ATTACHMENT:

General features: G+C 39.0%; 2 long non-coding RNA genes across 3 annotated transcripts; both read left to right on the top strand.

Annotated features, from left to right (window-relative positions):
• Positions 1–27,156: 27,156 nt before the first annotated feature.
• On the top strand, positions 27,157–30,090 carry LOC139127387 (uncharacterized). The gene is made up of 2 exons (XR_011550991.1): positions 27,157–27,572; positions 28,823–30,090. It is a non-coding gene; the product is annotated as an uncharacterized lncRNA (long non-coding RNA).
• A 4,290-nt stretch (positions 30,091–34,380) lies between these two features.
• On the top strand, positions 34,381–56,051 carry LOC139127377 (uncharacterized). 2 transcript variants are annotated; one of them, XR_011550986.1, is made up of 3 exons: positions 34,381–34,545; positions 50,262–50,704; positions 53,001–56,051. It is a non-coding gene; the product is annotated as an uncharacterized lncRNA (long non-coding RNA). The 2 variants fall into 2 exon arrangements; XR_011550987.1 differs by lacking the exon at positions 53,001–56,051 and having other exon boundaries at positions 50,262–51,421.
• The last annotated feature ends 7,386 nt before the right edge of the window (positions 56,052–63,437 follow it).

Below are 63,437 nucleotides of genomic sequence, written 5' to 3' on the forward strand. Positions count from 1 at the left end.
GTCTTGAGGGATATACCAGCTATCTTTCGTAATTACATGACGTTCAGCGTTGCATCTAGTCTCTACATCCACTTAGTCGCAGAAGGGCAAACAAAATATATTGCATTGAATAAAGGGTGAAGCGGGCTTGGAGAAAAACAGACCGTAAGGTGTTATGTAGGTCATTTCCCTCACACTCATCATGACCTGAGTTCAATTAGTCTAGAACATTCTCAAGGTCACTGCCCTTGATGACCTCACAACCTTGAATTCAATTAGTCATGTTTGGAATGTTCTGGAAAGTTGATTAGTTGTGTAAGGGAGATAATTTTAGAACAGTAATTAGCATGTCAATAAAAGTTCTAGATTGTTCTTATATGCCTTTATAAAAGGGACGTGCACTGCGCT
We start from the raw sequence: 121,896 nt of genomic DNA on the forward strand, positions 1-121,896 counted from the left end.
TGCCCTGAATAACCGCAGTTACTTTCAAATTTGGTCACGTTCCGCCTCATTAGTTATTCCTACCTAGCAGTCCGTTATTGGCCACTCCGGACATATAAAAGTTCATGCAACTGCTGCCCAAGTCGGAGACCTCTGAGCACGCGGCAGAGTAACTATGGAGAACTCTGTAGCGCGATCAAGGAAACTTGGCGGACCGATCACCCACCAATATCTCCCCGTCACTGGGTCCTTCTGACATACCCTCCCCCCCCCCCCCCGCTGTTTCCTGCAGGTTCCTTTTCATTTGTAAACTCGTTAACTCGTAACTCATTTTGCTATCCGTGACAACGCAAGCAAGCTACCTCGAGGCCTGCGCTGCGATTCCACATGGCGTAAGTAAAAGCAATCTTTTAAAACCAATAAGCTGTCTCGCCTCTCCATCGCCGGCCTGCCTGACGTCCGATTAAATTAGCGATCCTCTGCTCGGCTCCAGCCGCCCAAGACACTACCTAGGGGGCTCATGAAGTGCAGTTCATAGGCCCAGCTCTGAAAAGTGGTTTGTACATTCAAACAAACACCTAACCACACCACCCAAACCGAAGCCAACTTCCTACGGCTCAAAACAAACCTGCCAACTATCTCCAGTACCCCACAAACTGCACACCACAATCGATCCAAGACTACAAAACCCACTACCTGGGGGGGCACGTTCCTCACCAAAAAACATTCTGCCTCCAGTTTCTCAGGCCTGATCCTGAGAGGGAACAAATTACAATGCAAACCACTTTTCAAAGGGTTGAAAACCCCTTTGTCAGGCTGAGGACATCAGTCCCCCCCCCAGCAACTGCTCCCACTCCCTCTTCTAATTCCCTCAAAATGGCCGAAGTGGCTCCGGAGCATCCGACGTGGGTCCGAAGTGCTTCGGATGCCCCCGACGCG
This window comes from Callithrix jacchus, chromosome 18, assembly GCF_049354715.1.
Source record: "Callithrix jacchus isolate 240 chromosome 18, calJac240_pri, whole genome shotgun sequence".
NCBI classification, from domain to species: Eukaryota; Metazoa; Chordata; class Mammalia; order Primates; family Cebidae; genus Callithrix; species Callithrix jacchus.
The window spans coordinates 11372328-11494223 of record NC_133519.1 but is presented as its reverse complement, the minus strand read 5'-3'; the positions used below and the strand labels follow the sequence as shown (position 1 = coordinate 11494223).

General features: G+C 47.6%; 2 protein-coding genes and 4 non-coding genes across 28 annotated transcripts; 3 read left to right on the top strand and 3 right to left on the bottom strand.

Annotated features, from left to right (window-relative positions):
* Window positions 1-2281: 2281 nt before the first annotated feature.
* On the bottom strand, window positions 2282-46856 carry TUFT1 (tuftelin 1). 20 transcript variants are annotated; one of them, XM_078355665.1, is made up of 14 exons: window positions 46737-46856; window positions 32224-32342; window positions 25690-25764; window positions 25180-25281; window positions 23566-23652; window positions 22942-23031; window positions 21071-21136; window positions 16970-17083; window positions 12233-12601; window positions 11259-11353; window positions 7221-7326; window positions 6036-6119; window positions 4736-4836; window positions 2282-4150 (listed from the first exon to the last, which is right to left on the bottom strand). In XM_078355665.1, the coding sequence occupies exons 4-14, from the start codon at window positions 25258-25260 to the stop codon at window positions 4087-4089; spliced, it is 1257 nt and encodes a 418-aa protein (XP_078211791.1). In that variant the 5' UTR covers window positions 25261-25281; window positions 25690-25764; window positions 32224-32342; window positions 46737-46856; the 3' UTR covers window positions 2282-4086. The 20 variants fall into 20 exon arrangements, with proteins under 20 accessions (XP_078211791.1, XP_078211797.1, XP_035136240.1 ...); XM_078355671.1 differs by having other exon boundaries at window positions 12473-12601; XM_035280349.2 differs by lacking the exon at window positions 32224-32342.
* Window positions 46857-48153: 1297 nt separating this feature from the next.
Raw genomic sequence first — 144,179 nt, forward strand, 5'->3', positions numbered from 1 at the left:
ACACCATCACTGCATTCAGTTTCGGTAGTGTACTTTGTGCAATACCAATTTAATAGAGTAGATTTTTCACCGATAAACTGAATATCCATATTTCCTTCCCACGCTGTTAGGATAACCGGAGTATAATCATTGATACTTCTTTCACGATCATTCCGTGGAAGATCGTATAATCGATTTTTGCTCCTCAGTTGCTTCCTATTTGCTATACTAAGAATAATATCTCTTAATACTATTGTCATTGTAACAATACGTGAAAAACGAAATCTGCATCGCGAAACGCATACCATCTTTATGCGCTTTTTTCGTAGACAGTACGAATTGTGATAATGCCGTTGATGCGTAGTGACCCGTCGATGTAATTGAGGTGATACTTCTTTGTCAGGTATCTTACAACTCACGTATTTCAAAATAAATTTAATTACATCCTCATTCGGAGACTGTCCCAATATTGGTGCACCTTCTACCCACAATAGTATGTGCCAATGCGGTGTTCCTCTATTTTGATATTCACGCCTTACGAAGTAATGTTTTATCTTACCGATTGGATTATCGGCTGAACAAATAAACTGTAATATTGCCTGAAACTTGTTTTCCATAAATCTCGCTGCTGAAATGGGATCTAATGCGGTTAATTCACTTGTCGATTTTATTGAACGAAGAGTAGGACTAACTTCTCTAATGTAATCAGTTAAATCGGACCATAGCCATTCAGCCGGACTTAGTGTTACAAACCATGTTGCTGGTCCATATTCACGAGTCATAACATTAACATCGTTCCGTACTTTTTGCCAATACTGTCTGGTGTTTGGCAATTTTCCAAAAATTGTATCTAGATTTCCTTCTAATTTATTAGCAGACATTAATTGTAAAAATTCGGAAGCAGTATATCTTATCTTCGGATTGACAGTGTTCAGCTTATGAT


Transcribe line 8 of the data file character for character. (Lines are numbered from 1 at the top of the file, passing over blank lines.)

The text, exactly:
Below are 63,437 nucleotides of genomic sequence, written 5' to 3' on the forward strand. Positions count from 1 at the left end.